• The weaknesses of the higher defence management system.
  • India’s inability to reconcile the need for self-sufficiency in defence production with the necessity of maintaining technological superiority over rivals.

Suggestions given by the report:

  • Air dominance is vital for India if it were to have deterrence stability in southern Asia and for preserving the strategic balance in the wider Indo-Pacific region.
  • Be cautious about expanding the Tejas acquisition beyond six squadrons and consider enlarging the MMRCA component with the cheapest fourth-generation-plus Western fighter available.
  • Expand investments in advanced munitions, combat support aircraft, electronic warfare, physical infrastructure, and pilot proficiency while being realistic about domestic capacity to produce sophisticated combat aircraft.

 [Ref: Hindu]

Government Unveils New Defence Procurement Policy

The much-awaited new defence procurement policy was recently unveiled by the government with an aim to ensure transparency, fast track acquisition process and give a push to ‘Make in India’ initiative.

Key facts:

  • To be applicable from April, the procurement policy lays the roadmap on how India, the world’s largest arms importer, will acquire defence equipment in the future.
  • The new DPP has included a new category to acquire weapons–IDDM (Indigenously Designed, Developed and Manufactured). The IDDM will be the first preferred category of preference.
  • The new policy also allows the Defence Acquisition Council to take a “fast-track” route to acquire weapons, something which was limited to only the armed forces till now.
  • In a bid to cut down on the time taken for acquisition process, it mandates that all AONs (Acceptance of Necessity) of a particular platform will be valid for only six months as against the 12-month deadline now.
  • Also, no AON will be notified until it is accompanied by a finalised RFP (Request for Proposal or tender). This means that the time taken for an RFP is cut down drastically.
  • Defence export clearances will now be granted online. The policy will also include ‘Start-up India’ initiative.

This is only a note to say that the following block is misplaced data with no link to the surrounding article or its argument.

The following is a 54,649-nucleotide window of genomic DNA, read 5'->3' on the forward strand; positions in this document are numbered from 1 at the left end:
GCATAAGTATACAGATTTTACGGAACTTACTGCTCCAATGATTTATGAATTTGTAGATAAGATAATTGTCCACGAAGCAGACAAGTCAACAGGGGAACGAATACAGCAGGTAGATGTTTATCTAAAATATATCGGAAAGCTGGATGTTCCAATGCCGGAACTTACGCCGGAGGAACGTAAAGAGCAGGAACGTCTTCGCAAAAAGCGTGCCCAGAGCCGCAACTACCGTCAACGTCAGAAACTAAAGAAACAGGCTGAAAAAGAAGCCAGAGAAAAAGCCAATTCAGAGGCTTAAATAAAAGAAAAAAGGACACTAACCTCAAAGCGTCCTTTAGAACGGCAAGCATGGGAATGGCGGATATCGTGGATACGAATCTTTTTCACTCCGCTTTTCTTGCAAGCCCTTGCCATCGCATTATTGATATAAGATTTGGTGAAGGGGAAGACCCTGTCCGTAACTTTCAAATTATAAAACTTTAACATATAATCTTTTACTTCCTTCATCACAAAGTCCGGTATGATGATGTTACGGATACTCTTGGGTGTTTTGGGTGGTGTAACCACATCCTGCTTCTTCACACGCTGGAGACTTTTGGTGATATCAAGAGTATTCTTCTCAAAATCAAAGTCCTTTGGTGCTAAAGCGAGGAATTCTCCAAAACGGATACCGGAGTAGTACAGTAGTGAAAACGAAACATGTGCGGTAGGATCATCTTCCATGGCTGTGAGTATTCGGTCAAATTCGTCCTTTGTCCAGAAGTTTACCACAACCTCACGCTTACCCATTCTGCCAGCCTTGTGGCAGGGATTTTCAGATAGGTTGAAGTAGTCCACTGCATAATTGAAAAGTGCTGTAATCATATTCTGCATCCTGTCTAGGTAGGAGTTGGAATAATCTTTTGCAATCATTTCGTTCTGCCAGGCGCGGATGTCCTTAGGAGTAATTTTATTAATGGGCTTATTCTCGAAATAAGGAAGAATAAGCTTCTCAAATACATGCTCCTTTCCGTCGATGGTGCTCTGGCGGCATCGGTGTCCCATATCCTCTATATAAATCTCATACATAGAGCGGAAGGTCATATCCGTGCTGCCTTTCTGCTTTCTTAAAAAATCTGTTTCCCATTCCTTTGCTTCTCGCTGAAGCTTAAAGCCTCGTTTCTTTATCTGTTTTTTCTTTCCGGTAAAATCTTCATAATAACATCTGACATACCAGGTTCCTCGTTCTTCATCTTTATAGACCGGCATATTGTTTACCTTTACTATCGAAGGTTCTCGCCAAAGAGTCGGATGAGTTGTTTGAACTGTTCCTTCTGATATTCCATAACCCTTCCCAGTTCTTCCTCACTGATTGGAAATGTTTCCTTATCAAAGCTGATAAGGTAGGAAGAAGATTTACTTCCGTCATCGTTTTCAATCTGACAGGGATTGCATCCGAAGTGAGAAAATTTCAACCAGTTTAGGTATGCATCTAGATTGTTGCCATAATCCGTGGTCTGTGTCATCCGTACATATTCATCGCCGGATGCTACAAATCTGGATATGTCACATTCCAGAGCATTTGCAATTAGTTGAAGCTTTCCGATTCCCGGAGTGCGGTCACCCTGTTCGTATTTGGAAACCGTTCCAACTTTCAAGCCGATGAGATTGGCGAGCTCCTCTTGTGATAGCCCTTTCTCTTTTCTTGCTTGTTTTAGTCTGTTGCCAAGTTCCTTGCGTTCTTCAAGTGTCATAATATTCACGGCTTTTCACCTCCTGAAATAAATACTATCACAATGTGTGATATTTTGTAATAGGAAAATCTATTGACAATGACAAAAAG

• A review of the new DPP will be undertaken after six months.

Sources: the hindu.

DefExpo 2016

India’s biggest ever land, naval and homeland security exhibition Defence Expo 2016 began in Goa.

  • Defence Expo 2016 is the 9th edition of the series of biennial land, naval and internal homeland security systems exhibitions.
  • The 2016 theme is “Rise of Futurism” and its vision is to make India prosperous by establishing world class science and technology base in defence sector.
  • This for the first time, the Expo is being held outside the national capital New Delhi.

[Ref: IE]

INS Beas visits Doha, Qatar for International Maritime Defence Exhibition (DIMDEX)

Indian Naval ship Beas is on an official visit to Doha, Qatar to participate in the fifth edition of Doha International Maritime Defence Exhibition (DIMDEX).

Details

  • DIMDEX is held biennially at Doha and provides an ideal platform for showcasing our indigenous shipbuilding capability and technological prowess as well as innovation in Naval systems.
  • INS Beas, an indigenous Brahmaputra Class frigate commissioned on 11 Jul 05 will represent the Indian Navy at DIMDEX 16.
[Ref: PIB]

Also in News

112 to become India’s new emergency number

India has decided to adopt ‘112’ as the national emergency number, similar to ‘911’ in the US and ‘999’ in the UK, with the inter-ministerial telecom commission giving a go-ahead to the move.

  • The roll-out of ‘112’ may see a gradual phase-out of existing emergency numbers like 100 (for police), 101 (fire), 102 (ambulance) and 108 (disaster management), though they will continue to be in operation for at least a year.

Background:

Telecom regulator TRAI had suggested the adoption of 112 as the national emergency number in its recommendations submitted to the telecom department last year.

[Ref: Hindu]

Gujarat named most film-friendly state

Gujarat was named the most film-friendly state at the 63rd National Film Awards, for its effort to ease the shooting of films.

  • The ‘Most Film-Friendly State’ award was introduced this year.
  • According to rough estimates, more than 100 non-Gujarati feature films have been shot in the state in the last three years including films in Hindi, Telugu, Tamil, Bhojpuri and Bengali.

Reasons for selection:

  • The National Film Awards jury in its citation said, “Gujarat’s single window clearance facility, presence of a dedicated web portal, international promotions, database of pro-duct facilities and hotels and emergency services as well as the friendly approach of the state government were among the reasons responsible for its win.”

[Ref: ToI]